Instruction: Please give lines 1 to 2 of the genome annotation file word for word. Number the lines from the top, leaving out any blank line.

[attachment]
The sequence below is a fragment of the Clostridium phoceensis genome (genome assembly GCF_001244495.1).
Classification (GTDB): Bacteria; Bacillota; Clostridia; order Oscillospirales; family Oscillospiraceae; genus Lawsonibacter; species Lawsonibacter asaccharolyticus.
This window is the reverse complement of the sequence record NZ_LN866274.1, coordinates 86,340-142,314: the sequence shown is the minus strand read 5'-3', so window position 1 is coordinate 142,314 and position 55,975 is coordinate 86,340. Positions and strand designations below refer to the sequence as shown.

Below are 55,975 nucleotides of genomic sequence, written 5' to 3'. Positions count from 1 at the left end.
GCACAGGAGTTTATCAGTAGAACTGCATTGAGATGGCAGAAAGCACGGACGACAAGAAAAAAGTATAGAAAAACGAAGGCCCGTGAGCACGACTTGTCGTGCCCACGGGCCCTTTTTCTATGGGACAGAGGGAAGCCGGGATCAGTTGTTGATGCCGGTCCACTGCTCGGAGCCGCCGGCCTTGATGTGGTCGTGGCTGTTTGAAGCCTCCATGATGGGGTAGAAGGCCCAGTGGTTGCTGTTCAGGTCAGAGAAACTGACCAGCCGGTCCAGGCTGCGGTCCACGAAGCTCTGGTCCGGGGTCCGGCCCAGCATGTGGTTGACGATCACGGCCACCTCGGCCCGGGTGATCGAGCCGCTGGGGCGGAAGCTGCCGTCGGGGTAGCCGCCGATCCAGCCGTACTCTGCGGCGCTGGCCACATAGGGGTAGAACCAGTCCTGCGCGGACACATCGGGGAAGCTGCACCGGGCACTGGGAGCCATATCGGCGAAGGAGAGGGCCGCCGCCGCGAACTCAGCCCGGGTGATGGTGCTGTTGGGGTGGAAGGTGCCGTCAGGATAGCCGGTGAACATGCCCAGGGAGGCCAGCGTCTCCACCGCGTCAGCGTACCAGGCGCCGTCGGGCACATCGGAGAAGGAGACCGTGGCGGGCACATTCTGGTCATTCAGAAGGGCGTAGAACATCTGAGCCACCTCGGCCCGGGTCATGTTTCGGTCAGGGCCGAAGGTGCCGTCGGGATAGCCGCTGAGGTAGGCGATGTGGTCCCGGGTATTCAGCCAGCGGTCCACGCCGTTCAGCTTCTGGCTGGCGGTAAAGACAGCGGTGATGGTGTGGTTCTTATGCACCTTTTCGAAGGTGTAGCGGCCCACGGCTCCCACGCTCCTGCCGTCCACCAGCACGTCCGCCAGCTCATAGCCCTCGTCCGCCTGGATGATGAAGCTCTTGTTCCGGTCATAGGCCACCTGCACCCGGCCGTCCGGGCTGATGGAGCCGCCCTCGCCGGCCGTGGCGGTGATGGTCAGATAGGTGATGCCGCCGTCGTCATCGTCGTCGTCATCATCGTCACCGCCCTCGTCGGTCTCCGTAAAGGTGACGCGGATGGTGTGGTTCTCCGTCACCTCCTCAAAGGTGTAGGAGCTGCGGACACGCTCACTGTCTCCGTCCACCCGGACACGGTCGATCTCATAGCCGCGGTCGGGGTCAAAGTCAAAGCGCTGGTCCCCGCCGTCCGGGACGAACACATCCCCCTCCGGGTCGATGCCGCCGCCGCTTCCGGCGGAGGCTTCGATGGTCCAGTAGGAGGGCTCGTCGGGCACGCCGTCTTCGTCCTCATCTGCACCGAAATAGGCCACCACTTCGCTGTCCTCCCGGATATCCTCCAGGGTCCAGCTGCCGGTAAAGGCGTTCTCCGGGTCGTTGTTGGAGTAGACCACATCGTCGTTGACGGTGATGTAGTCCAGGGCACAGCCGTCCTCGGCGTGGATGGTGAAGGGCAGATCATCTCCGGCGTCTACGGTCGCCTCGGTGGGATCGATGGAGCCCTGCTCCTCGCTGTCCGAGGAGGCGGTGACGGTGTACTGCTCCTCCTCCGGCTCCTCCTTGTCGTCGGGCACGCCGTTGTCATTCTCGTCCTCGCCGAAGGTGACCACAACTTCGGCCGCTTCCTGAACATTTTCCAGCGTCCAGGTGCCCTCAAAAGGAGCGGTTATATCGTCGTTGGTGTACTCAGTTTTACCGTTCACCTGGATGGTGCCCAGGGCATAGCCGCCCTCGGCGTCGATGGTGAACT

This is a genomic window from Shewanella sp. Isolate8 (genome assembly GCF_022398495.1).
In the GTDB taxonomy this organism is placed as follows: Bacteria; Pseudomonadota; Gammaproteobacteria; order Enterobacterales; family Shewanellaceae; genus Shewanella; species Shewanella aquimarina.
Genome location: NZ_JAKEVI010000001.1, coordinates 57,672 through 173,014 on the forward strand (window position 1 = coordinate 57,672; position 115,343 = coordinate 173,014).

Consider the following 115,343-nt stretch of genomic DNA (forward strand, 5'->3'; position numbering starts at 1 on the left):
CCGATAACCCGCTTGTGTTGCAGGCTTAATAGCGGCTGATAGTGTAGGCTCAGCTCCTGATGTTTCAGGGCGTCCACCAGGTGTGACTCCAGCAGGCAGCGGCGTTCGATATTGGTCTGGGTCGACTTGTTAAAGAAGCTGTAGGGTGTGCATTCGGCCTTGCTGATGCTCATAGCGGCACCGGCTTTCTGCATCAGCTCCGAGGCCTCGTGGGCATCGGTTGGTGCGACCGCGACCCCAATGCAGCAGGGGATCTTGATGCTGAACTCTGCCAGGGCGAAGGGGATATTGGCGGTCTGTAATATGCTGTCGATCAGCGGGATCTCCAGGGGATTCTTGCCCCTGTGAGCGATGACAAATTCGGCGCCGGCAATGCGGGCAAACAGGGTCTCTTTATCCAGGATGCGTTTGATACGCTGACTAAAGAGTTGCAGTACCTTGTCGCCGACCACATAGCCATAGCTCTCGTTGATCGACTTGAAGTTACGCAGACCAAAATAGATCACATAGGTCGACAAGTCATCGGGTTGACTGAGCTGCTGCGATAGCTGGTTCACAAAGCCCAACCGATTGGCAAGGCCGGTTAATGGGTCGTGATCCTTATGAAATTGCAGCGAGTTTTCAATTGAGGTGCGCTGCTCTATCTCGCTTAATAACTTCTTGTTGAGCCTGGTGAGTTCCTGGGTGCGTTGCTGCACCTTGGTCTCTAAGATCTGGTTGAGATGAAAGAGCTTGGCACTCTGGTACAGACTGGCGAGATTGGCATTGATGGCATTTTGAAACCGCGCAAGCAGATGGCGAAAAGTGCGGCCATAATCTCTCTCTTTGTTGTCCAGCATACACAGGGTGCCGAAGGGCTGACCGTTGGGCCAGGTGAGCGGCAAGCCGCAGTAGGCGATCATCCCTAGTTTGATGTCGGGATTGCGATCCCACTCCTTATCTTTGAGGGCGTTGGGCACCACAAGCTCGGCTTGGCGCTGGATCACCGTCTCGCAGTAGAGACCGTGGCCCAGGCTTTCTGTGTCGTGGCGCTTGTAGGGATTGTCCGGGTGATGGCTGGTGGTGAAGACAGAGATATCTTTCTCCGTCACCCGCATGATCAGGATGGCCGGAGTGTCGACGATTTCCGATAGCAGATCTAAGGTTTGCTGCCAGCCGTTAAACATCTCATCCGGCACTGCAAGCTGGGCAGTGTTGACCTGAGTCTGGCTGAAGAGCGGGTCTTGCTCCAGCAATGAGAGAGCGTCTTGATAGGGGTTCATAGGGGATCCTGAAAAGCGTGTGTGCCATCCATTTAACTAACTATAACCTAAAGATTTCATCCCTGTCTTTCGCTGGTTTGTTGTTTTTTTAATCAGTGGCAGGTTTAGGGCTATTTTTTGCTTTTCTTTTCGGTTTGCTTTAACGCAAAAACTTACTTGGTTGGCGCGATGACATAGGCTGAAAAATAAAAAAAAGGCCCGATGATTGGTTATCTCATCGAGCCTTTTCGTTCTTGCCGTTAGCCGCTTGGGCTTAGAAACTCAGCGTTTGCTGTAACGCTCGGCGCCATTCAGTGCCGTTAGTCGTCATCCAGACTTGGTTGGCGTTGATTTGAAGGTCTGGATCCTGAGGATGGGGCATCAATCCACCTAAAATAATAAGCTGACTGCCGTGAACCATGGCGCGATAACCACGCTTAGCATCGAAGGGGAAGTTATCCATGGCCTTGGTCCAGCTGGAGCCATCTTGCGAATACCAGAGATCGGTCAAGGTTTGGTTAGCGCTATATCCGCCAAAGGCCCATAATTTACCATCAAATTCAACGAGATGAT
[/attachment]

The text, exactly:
The sequence below is a fragment of the Clostridium phoceensis genome (genome assembly GCF_001244495.1).
Classification (GTDB): Bacteria; Bacillota; Clostridia; order Oscillospirales; family Oscillospiraceae; genus Lawsonibacter; species Lawsonibacter asaccharolyticus.